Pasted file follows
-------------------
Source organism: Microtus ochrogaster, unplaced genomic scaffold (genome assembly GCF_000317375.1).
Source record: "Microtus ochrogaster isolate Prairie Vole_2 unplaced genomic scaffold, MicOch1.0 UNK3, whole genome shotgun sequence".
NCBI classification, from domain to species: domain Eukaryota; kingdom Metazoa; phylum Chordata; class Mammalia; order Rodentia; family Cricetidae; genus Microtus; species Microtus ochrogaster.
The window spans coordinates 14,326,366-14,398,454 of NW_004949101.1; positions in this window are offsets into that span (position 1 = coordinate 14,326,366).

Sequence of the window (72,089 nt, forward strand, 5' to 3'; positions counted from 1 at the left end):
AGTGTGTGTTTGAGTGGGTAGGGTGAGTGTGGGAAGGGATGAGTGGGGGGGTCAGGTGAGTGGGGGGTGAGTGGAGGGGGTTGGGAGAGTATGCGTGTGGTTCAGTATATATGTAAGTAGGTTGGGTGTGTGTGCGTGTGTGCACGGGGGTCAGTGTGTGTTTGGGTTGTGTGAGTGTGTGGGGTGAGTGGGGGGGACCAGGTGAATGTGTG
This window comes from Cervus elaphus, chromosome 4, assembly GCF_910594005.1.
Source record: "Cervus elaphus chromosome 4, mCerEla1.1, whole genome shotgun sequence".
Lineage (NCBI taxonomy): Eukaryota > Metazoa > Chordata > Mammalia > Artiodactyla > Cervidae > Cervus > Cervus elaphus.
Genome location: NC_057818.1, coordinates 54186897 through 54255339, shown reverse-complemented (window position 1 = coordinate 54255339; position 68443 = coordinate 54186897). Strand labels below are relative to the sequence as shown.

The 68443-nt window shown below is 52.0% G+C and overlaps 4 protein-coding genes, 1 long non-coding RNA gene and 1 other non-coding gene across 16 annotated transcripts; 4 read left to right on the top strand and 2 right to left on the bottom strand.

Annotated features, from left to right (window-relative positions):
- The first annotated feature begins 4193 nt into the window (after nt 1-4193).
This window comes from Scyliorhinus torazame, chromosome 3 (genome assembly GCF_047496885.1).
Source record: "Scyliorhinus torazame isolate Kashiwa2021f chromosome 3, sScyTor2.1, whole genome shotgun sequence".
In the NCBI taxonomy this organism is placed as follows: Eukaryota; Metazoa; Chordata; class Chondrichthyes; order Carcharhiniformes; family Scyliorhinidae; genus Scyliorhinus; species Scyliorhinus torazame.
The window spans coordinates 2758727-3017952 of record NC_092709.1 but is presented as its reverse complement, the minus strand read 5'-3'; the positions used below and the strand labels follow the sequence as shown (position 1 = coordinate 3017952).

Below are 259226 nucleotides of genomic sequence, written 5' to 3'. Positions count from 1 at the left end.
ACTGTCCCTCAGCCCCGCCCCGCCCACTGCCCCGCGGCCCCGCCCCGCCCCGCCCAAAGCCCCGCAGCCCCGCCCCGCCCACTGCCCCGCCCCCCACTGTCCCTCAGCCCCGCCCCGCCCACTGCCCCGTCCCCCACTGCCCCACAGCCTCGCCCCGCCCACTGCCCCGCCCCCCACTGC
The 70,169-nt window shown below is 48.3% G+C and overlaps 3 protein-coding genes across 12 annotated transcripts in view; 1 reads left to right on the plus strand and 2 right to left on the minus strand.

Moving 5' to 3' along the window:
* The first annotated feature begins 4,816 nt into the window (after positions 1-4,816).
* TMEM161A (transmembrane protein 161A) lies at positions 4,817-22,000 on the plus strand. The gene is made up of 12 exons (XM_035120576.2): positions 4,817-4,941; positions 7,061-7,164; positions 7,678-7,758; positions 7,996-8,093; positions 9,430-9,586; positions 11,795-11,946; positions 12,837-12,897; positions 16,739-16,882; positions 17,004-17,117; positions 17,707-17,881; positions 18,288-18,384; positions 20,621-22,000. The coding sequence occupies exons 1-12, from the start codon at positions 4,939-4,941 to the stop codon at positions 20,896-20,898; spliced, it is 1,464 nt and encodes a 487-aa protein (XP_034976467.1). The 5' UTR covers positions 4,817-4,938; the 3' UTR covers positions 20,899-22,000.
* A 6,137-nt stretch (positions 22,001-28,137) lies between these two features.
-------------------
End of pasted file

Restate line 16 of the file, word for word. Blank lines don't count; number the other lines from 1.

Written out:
In the NCBI taxonomy this organism is placed as follows: Eukaryota; Metazoa; Chordata; class Chondrichthyes; order Carcharhiniformes; family Scyliorhinidae; genus Scyliorhinus; species Scyliorhinus torazame.